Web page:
By Bob Katzen

The House 156-0, approved and sent to the Senate a $1.6 billion supplemental budget that contains $700 million for COVID-19 related expenses including $432 million for COVID testing, $72 million for treatments, $45 million for expanded vaccination access and $25 million for personal protective equipment.

Other provisions include $140 million for grants to special education schools to address the impacts of COVID-19 and subsequent variants; $100 million for cities and towns for roads; $100 million for rental assistance for needy families; and extending eviction protections for tenants who have active assistance applications.

The package also extends from April 1, 2022 to April 1, 2023 outdoor dining at restaurants and from May 1, 2022 to April 1, 2023 the law allowing restaurants to sell beer, wine and cocktails with takeout orders.

Supporters said the package is a fiscally responsible one that will fund important programs, benefit many residents and help Massachusetts prepare for the futur
An amendment proposed by Rep. Peter Durant (R-Spencer) that would have suspended the state’s 24-cents-per-gallon gas tax until gas prices fall below $3.70 per gallon was defeated on a voice vote without a roll call vote. Under House rules anyone can make the motion to require a roll call vote and a roll call must be held if at least 16 members support requiring a roll call. Durant himself did not ask for a roll call. “It was simply part of the negotiation process for future efforts that may still come up,” responded Durant when asked by Beacon Hill Roll Call why he didn’t request a roll call. Durant did not respond to several follow up e-mails by Beacon Hill Roll Call asking him to elaborate and explain what he meant by his statement and to reveal what the “negotiation process” involved.

“Constituents and suffering motorists will never know how their House lawmaker voted because no House member was willing to go on record to show who supports or opposes this temporary relief for the taxpayers,” said Paul Craney, a spokesman for the Mass Fiscal Alliance. “Despite record gasoline prices, the Massachusetts House of Representatives once again proved how selfish they are with our money,” continued Craney. “They had an opportunity to provide temporary gas tax relief and they voted it down and didn’t even have the courage to go on record with their vote. Once again, politicians are protected and the taxpayers lose at the Statehouse. It’s deeply disappointing that House lawmakers play games to protect themselves from hard votes while motorists are still left paying the highest recorded prices for a gallon of gasoline,” concluded Craney.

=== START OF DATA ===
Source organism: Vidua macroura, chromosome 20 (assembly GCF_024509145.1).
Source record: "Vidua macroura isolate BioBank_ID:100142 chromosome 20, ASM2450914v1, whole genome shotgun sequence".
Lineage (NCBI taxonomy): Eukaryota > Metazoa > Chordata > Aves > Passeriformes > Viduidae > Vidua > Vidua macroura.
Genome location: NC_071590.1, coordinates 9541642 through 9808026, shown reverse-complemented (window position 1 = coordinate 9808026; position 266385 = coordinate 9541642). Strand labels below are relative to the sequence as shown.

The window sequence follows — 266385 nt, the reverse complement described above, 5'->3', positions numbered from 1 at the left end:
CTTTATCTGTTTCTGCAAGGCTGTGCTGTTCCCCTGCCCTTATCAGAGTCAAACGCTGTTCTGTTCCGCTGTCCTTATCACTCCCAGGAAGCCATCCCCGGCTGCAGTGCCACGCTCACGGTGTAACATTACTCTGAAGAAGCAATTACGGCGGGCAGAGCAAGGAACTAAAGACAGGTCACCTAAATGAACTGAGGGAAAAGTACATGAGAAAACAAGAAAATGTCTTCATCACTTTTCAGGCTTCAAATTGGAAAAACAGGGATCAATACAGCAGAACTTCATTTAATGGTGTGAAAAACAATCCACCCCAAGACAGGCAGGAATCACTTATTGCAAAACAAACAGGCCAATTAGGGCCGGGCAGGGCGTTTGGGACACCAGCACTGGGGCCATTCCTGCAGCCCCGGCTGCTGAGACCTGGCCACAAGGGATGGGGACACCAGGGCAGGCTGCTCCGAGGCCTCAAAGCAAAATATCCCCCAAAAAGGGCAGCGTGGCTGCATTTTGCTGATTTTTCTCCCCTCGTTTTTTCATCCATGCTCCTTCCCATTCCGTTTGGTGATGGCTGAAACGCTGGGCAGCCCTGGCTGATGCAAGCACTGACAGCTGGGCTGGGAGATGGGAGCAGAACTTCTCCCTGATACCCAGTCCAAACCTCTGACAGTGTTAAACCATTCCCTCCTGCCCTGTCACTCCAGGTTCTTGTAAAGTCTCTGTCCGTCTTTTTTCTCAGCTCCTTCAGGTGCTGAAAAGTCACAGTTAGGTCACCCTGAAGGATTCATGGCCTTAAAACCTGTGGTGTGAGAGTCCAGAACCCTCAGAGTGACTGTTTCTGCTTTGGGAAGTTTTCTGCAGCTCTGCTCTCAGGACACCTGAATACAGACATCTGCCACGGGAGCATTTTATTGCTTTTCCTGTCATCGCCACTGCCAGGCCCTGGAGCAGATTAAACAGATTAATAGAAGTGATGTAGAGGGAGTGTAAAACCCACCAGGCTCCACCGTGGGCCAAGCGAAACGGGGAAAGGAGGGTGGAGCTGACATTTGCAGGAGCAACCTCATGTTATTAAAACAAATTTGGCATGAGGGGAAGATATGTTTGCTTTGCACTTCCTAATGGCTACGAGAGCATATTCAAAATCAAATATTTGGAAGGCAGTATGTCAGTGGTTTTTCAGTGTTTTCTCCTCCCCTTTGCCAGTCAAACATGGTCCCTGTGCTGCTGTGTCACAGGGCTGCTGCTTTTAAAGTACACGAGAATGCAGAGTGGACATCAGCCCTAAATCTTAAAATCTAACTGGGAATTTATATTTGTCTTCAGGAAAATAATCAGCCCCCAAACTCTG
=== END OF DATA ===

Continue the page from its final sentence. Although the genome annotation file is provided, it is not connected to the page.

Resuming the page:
“With the skyrocketing price of gas, suspension of the gas tax is a small, simple step that the commonwealth can take to provide some relief to the residents of Massachusetts,” said Durant. “Tying this relief to the ongoing price of fuel is the most equitable way to make sure taxpayers continue to see this relief until the nation gets this situation under control.”

Opponents of the suspension said Massachusetts would jeopardize its bond ratings by suspending the tax and the state would face higher rates for borrowing. They said they could perhaps support other ways to provide relief at the pump but not this amendment which would do more harm than good.

According to Gov. Baker’s proposed fiscal year 2023 budget, the gas tax is projected to generate $743.7 million in fiscal 2023.

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